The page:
From teams of determined locals to A-list Hollywood stars, many in Santa Monica had the same goal this month, getting help for struggling victims of the terrible Maui fire tragedy.
Earlier in August, the Hawaiian island of Maui was ravaged by several deadly wildfires. As of Tuesday, the death toll from the fires stands at 115 fatalities, with another 388 people still unaccounted for. Hawaii Gov. Josh Green announced Tuesday that the search for victims on-land has ended, and the search will be moving to ocean locales.
“Right now, we have people diving and looking into the water,” Green told the press on Tuesday. “Most of the fatalities up to the first 80 were individuals who were quickly determined … we’re grateful that when we delayered the multiple larger buildings, that we didn’t find large numbers of people.”
Maui fire evacuations began on Aug. 8 as fires flared up, specifically the Lahaina fire, which eventually burned approximately 2,170 acres and 2,200 structures. The separate Olinda and Kula fires have burned 1,081 and an estimated 202 acres, respectively.
Santa Monica groups have been in action ever since the fires sprung up, aiding the residents of the tourist destination. Cheryl Clark, president of the Assistance League of Santa Monica, knows the importance of Maui and Hawai’i for Southern Californians.
“Most of us have been to Maui … if you’ve lived here long enough, you’ve probably been at least once or twice,” Clark said. “It’s sort of like your vacation playground, you can do it cost-effectively, it’s exotic and it’s pretty close.”
The Assistance League, which raises funds for ongoing charitable endeavors such as scholarship funding and other educational needs, listened to a long-time member of the group who suggested doing a Maui fundraiser. After throwing ideas around, Clark and her team decided to choose one day, Aug. 24, to have all proceeds from their thrift shop go towards the Maui Food Bank. In turn, the food bank uses the money to purchase emergency supplies and other goods for victims of the blazes.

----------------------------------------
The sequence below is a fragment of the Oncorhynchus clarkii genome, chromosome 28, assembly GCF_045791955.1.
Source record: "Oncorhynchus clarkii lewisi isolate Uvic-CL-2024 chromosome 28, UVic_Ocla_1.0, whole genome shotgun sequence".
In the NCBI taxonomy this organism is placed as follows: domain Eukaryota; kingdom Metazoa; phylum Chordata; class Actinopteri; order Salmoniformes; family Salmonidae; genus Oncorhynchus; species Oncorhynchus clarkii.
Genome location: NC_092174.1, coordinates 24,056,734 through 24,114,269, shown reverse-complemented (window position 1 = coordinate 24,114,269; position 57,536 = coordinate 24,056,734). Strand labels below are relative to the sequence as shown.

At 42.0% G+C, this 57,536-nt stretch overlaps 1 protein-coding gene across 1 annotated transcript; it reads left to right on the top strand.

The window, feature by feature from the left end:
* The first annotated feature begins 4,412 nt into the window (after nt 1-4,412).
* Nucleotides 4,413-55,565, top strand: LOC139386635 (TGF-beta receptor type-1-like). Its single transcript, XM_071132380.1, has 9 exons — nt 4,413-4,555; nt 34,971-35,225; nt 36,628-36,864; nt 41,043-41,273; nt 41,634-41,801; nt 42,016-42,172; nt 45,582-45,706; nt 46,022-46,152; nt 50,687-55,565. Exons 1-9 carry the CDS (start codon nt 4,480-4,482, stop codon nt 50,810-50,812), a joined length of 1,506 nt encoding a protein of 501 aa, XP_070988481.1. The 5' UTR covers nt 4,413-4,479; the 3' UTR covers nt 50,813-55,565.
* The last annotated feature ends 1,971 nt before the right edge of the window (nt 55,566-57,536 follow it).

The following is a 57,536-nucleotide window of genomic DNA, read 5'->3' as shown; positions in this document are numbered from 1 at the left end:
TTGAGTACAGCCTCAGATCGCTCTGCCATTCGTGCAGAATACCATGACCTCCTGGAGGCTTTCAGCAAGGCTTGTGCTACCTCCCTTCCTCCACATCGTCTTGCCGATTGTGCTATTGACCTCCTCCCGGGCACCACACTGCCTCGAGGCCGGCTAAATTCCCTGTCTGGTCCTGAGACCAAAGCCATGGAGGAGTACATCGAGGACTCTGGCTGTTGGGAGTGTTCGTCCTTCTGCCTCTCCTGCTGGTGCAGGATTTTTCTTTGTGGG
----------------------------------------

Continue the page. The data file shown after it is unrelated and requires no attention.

In all, the thrift shop proceeds totaled over $2,400, with Clark saying the direct funding was an easier way to give back than past fundraisers involving clothing donations.
“We’ve learned that oftentimes, when these disasters happen, people automatically start donating clothing and things like that,” Clark said. “And then that creates a logistical nightmare for the people on the ground, because they don’t really have the manpower to go through the stuff and sort. It’s really more beneficial to send funds so that the money can be spent on what is needed immediately.”
“You can’t even imagine your entire … town just burning to the ground … so we wanted to help. We wanted to do our little part,” Clark said.
Another fundraiser that took place on Aug. 24 was at the Night Market at The Bungalow, with high-profile celebrities such as “Aquaman” star Jason Momoa and “Desperate Housewives” star Eva Longoria on the scene doing their part. Proceeds from the event totaled over $25,000, going to the Hawai’i Community Foundation’s Maui Strong Fund and the Maui Humane Society. The Fairmont Miramar Hotel and The Bungalow gave a $5,000 donation for the causes.
More local efforts included a recent “Moms for Maui” brunch benefit with donations going toward the Makai Foundation, focused on rebuilding Maui after the fires.